Elaine Zhou ’20
Ecology and Evolutionary Biology
Linking Biodiversity and Ecosystem Function in the Legume-Rhizobia Symbiosis
I worked to understand the symbiotic relationship between legumes and rhizobia in diverse tropical forest ecosystems. The soils of Neotropical forests are known to be low in nutrients. Legumes are important because of their ability to fertilize forests and provide nutrients to the soil. I primarily worked in the lab sterilizing root nodules, performing DNA extractions and amplifying the DNA through polymerase chain reaction (PCR). I gained insight into practical lab skills and, in my free time, I was able to explore Panama, which exposed me to a different cultural experience outside of the lab. This internship prepared me for my senior independent research by allowing me to develop better lab and data analysis skills. I now have a better understanding of how research projects are developed and carried out.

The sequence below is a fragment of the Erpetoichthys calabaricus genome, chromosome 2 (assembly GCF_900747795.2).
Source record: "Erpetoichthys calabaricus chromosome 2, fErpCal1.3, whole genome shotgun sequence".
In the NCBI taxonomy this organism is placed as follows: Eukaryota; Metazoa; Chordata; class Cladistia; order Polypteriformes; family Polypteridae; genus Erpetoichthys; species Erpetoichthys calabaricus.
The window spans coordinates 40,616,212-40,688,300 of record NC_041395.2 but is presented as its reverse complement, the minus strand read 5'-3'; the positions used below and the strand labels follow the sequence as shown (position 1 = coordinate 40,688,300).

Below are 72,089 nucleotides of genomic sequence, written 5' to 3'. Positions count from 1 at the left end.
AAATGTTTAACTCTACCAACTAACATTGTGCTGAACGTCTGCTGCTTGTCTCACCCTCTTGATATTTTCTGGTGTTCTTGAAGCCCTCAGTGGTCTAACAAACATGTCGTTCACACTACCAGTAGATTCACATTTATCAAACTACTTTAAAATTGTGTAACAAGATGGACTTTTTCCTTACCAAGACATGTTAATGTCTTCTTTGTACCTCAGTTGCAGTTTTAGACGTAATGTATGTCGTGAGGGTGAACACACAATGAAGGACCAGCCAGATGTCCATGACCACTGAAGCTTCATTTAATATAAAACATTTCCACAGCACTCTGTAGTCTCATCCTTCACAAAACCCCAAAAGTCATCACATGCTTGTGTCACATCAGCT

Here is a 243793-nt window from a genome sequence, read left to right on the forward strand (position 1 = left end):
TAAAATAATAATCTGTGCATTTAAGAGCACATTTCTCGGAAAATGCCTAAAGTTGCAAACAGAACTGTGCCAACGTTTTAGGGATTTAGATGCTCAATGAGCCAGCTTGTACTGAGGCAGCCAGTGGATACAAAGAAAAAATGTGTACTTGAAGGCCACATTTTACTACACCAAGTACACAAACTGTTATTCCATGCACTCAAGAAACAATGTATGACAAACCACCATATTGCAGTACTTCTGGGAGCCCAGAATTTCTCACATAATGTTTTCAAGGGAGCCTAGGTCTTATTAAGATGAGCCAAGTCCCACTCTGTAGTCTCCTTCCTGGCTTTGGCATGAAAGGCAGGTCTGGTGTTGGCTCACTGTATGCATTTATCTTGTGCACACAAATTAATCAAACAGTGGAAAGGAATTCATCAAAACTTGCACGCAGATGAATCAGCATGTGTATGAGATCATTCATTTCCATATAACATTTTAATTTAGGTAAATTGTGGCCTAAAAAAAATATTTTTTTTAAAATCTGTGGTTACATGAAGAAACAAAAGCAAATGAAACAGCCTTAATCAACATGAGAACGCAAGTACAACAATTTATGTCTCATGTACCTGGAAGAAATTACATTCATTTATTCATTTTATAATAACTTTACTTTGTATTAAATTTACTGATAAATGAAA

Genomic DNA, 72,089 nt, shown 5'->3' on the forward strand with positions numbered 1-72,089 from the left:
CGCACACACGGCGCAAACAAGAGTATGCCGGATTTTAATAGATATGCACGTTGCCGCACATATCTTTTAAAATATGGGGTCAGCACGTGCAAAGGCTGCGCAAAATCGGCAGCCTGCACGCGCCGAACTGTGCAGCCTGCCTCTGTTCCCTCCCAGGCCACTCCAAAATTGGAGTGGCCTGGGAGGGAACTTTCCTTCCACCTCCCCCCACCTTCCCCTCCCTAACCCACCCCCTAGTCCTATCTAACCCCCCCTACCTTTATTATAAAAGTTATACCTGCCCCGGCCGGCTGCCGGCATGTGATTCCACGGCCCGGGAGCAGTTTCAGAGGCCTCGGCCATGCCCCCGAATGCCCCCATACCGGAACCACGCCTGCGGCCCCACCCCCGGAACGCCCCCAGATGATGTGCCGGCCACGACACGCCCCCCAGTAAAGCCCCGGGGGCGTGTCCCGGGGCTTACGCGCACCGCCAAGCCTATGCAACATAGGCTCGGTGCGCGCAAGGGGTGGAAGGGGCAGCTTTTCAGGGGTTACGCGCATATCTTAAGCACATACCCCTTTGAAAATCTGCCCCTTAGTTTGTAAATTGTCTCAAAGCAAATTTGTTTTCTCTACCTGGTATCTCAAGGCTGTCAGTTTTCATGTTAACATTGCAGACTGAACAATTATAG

Biodiversity and Conservation
Hedin Lab, Department of Ecology and Evolutionary Biology, Princeton University- Panama City, Panama
Lars Hedin, George M. Moffett Professor of Biology, Professor of Ecology and Evolutionary Biology and the Princeton Environmental Institute; Trish Brandt, Ph.D. candidate, Ecology and Evolutionary Biology